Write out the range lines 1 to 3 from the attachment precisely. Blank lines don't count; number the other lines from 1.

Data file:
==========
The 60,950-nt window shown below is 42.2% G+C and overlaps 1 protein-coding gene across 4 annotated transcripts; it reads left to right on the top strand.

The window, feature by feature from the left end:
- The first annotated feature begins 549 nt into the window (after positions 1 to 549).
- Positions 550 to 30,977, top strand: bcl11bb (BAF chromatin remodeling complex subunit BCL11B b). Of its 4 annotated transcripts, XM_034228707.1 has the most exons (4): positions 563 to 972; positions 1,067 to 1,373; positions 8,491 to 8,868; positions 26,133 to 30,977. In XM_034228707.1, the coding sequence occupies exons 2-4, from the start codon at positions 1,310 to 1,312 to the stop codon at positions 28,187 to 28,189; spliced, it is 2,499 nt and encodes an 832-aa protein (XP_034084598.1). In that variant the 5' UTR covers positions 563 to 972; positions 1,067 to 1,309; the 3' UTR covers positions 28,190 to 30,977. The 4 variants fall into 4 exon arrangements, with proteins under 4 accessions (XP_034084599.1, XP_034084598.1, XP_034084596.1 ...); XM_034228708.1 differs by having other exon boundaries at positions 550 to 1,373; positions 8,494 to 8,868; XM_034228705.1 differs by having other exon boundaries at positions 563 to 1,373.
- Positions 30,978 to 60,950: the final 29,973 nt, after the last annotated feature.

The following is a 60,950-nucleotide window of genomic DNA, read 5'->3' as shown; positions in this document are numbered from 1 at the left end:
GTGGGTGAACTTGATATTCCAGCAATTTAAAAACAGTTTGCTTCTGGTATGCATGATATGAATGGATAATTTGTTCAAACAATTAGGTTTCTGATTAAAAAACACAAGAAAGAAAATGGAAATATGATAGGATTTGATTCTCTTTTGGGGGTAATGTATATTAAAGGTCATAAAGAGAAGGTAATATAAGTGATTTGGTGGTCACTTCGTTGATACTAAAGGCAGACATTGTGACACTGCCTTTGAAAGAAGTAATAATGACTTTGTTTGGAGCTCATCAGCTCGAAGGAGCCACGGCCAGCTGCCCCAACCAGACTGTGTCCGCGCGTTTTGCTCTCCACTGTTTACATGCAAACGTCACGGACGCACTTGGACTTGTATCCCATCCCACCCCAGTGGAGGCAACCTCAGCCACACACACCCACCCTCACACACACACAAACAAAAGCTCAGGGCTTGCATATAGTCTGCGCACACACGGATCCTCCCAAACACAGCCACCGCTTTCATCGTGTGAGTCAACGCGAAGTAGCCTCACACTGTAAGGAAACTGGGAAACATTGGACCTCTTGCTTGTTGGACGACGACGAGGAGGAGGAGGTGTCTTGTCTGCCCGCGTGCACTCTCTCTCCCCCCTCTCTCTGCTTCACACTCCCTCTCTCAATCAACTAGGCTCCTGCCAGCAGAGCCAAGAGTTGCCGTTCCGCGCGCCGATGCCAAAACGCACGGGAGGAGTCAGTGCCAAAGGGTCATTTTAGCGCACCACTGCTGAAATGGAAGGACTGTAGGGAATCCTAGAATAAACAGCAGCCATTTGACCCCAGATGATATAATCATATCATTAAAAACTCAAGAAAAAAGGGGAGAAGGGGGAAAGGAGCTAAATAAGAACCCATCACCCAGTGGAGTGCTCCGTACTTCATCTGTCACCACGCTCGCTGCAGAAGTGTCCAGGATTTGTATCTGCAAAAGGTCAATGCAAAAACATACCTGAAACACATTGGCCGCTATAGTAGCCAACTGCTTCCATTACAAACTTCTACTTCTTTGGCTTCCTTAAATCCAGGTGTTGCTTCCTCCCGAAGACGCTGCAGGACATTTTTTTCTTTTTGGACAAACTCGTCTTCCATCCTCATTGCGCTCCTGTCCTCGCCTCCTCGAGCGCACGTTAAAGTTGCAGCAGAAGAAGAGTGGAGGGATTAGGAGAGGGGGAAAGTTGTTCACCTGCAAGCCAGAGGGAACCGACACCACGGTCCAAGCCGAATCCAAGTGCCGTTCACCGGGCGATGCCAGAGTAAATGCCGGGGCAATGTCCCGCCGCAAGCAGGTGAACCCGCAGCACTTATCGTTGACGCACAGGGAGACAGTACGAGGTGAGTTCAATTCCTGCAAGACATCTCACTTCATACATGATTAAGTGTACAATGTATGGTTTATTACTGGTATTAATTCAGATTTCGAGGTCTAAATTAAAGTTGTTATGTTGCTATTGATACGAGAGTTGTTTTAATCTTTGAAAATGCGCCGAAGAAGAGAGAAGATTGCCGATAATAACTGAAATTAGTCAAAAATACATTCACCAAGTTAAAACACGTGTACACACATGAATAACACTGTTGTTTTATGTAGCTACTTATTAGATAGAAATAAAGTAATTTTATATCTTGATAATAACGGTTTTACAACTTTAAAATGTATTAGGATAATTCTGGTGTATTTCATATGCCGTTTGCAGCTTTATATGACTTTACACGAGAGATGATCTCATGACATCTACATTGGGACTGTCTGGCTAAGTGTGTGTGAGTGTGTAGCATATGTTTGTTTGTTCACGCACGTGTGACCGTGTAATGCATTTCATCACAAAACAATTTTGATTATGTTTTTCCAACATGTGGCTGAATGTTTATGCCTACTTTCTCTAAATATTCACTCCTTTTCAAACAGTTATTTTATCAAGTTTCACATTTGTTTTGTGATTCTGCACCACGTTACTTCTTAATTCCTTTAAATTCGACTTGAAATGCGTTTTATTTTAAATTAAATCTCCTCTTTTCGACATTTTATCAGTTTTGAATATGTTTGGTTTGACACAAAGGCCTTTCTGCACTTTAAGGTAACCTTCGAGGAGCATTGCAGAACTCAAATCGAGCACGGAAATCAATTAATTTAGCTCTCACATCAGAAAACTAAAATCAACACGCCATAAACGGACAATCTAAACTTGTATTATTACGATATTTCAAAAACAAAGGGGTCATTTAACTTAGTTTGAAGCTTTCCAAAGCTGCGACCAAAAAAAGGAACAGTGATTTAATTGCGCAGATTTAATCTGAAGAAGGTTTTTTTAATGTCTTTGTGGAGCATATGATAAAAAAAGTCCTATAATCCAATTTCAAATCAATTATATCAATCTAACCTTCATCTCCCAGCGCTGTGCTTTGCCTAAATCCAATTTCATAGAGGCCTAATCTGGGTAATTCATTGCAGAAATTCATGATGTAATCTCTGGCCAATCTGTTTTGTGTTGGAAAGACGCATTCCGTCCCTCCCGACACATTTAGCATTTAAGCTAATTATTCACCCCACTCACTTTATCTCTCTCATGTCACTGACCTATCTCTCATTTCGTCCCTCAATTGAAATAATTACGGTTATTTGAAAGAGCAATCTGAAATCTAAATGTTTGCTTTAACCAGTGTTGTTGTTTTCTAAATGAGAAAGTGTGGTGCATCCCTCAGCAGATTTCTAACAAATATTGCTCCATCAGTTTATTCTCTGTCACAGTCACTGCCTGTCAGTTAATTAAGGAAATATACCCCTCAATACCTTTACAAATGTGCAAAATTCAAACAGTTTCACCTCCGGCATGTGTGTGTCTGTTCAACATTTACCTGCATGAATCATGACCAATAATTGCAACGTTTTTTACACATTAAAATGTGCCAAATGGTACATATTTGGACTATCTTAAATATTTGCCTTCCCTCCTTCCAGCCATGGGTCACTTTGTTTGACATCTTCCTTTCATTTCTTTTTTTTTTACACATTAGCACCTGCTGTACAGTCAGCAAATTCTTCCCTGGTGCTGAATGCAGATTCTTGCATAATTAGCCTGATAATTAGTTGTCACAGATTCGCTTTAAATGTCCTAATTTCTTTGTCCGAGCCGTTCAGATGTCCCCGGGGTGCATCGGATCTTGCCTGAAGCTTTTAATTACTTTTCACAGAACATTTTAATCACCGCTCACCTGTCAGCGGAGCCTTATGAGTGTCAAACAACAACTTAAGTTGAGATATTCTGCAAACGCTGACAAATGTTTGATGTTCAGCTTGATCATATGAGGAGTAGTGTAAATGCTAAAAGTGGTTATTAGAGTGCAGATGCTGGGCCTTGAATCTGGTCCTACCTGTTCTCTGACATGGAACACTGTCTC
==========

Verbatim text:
The 60,950-nt window shown below is 42.2% G+C and overlaps 1 protein-coding gene across 4 annotated transcripts; it reads left to right on the top strand.

The window, feature by feature from the left end:
- The first annotated feature begins 549 nt into the window (after positions 1 to 549).